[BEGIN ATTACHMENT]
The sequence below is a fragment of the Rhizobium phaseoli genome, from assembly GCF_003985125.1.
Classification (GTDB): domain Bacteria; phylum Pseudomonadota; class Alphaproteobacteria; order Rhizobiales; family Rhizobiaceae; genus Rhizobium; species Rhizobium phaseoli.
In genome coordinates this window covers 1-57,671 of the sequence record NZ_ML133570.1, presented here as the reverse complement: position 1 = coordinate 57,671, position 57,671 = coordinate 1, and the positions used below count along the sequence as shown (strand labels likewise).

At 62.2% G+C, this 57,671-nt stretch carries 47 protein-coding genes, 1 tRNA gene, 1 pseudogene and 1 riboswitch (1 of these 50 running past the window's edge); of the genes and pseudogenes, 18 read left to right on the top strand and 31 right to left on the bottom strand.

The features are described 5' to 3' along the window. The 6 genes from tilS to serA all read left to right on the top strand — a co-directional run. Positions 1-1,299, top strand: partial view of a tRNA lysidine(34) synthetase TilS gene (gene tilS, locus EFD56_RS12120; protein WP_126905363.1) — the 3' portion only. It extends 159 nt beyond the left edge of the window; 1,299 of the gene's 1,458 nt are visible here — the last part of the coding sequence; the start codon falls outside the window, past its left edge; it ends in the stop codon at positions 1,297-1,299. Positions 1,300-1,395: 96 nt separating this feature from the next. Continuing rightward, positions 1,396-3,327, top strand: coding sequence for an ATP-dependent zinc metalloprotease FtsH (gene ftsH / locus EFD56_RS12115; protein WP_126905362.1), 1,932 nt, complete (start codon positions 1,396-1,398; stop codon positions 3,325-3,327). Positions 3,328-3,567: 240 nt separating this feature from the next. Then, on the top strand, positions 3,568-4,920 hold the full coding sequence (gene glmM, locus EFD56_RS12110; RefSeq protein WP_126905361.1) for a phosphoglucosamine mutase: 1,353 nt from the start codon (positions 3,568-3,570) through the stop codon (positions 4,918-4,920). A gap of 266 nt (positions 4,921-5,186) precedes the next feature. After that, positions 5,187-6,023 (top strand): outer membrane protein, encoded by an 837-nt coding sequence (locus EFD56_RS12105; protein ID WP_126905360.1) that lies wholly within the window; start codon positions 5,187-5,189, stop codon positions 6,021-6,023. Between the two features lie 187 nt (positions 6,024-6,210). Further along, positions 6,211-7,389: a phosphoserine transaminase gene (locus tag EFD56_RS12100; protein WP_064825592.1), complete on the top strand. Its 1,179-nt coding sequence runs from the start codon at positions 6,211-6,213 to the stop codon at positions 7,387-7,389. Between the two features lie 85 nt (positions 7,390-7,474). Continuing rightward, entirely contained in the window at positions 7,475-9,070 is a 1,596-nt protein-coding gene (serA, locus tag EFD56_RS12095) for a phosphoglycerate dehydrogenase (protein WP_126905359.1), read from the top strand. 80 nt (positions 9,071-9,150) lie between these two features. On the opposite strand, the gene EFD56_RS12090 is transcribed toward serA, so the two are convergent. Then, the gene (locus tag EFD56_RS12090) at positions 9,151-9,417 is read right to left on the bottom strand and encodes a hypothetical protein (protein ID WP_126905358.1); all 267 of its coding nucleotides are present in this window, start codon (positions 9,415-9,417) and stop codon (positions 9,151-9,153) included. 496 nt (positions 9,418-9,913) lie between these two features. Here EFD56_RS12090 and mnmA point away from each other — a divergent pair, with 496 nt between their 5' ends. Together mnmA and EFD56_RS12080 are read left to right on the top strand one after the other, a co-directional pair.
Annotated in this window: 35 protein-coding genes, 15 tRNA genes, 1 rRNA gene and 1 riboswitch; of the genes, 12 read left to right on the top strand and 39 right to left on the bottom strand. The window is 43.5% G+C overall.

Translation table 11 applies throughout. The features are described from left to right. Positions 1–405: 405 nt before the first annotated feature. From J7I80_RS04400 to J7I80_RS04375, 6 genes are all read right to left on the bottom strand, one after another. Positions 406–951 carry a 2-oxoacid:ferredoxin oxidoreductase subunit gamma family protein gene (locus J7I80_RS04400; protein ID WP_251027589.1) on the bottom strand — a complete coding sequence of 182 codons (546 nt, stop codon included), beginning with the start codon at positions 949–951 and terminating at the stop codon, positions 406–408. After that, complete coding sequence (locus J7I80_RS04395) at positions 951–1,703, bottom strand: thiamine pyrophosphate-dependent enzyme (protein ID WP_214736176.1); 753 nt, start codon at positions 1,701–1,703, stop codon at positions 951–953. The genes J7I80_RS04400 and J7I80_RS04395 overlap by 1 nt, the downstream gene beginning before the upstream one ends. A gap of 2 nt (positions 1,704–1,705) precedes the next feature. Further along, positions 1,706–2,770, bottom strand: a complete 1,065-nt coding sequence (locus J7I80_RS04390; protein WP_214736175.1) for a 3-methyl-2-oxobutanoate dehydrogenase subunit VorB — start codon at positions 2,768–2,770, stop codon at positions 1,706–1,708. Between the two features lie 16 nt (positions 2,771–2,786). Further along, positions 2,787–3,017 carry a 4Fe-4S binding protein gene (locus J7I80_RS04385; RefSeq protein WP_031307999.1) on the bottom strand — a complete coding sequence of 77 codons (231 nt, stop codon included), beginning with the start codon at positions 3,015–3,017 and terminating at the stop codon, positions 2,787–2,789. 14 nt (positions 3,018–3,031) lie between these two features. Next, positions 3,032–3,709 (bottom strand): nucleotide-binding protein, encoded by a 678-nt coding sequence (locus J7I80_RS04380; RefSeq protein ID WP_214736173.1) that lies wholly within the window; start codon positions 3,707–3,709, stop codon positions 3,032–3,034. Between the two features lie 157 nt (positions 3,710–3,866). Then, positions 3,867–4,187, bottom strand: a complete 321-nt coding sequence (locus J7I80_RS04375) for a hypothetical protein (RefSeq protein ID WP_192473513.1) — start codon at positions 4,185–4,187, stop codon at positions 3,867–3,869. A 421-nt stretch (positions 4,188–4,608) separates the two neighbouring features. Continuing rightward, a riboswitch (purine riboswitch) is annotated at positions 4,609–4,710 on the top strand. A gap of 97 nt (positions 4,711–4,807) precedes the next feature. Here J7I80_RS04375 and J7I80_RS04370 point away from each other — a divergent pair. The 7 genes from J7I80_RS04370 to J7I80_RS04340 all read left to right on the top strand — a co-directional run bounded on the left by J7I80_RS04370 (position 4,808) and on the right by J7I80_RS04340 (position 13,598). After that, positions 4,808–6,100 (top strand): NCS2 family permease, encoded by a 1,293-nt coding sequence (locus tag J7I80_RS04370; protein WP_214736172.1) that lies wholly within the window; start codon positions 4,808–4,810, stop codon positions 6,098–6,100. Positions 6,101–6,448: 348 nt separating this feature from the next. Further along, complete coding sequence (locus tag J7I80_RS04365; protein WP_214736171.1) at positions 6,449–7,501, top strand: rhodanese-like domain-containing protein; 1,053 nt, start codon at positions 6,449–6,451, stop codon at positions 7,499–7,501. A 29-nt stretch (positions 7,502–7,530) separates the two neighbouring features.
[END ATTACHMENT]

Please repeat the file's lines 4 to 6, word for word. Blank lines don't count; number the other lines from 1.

At 62.2% G+C, this 57,671-nt stretch carries 47 protein-coding genes, 1 tRNA gene, 1 pseudogene and 1 riboswitch (1 of these 50 running past the window's edge); of the genes and pseudogenes, 18 read left to right on the top strand and 31 right to left on the bottom strand.

The features are described 5' to 3' along the window. The 6 genes from tilS to serA all read left to right on the top strand — a co-directional run. Positions 1-1,299, top strand: partial view of a tRNA lysidine(34) synthetase TilS gene (gene tilS, locus EFD56_RS12120; protein WP_126905363.1) — the 3' portion only. It extends 159 nt beyond the left edge of the window; 1,299 of the gene's 1,458 nt are visible here — the last part of the coding sequence; the start codon falls outside the window, past its left edge; it ends in the stop codon at positions 1,297-1,299. Positions 1,300-1,395: 96 nt separating this feature from the next. Continuing rightward, positions 1,396-3,327, top strand: coding sequence for an ATP-dependent zinc metalloprotease FtsH (gene ftsH / locus EFD56_RS12115; protein WP_126905362.1), 1,932 nt, complete (start codon positions 1,396-1,398; stop codon positions 3,325-3,327). Positions 3,328-3,567: 240 nt separating this feature from the next. Then, on the top strand, positions 3,568-4,920 hold the full coding sequence (gene glmM, locus EFD56_RS12110; RefSeq protein WP_126905361.1) for a phosphoglucosamine mutase: 1,353 nt from the start codon (positions 3,568-3,570) through the stop codon (positions 4,918-4,920). A gap of 266 nt (positions 4,921-5,186) precedes the next feature. After that, positions 5,187-6,023 (top strand): outer membrane protein, encoded by an 837-nt coding sequence (locus EFD56_RS12105; protein ID WP_126905360.1) that lies wholly within the window; start codon positions 5,187-5,189, stop codon positions 6,021-6,023. Between the two features lie 187 nt (positions 6,024-6,210). Further along, positions 6,211-7,389: a phosphoserine transaminase gene (locus tag EFD56_RS12100; protein WP_064825592.1), complete on the top strand. Its 1,179-nt coding sequence runs from the start codon at positions 6,211-6,213 to the stop codon at positions 7,387-7,389. Between the two features lie 85 nt (positions 7,390-7,474). Continuing rightward, entirely contained in the window at positions 7,475-9,070 is a 1,596-nt protein-coding gene (serA, locus tag EFD56_RS12095) for a phosphoglycerate dehydrogenase (protein WP_126905359.1), read from the top strand. 80 nt (positions 9,071-9,150) lie between these two features. On the opposite strand, the gene EFD56_RS12090 is transcribed toward serA, so the two are convergent. Then, the gene (locus tag EFD56_RS12090) at positions 9,151-9,417 is read right to left on the bottom strand and encodes a hypothetical protein (protein ID WP_126905358.1); all 267 of its coding nucleotides are present in this window, start codon (positions 9,415-9,417) and stop codon (positions 9,151-9,153) included. 496 nt (positions 9,418-9,913) lie between these two features. Here EFD56_RS12090 and mnmA point away from each other — a divergent pair, with 496 nt between their 5' ends. Together mnmA and EFD56_RS12080 are read left to right on the top strand one after the other, a co-directional pair.
Annotated in this window: 35 protein-coding genes, 15 tRNA genes, 1 rRNA gene and 1 riboswitch; of the genes, 12 read left to right on the top strand and 39 right to left on the bottom strand. The window is 43.5% G+C overall.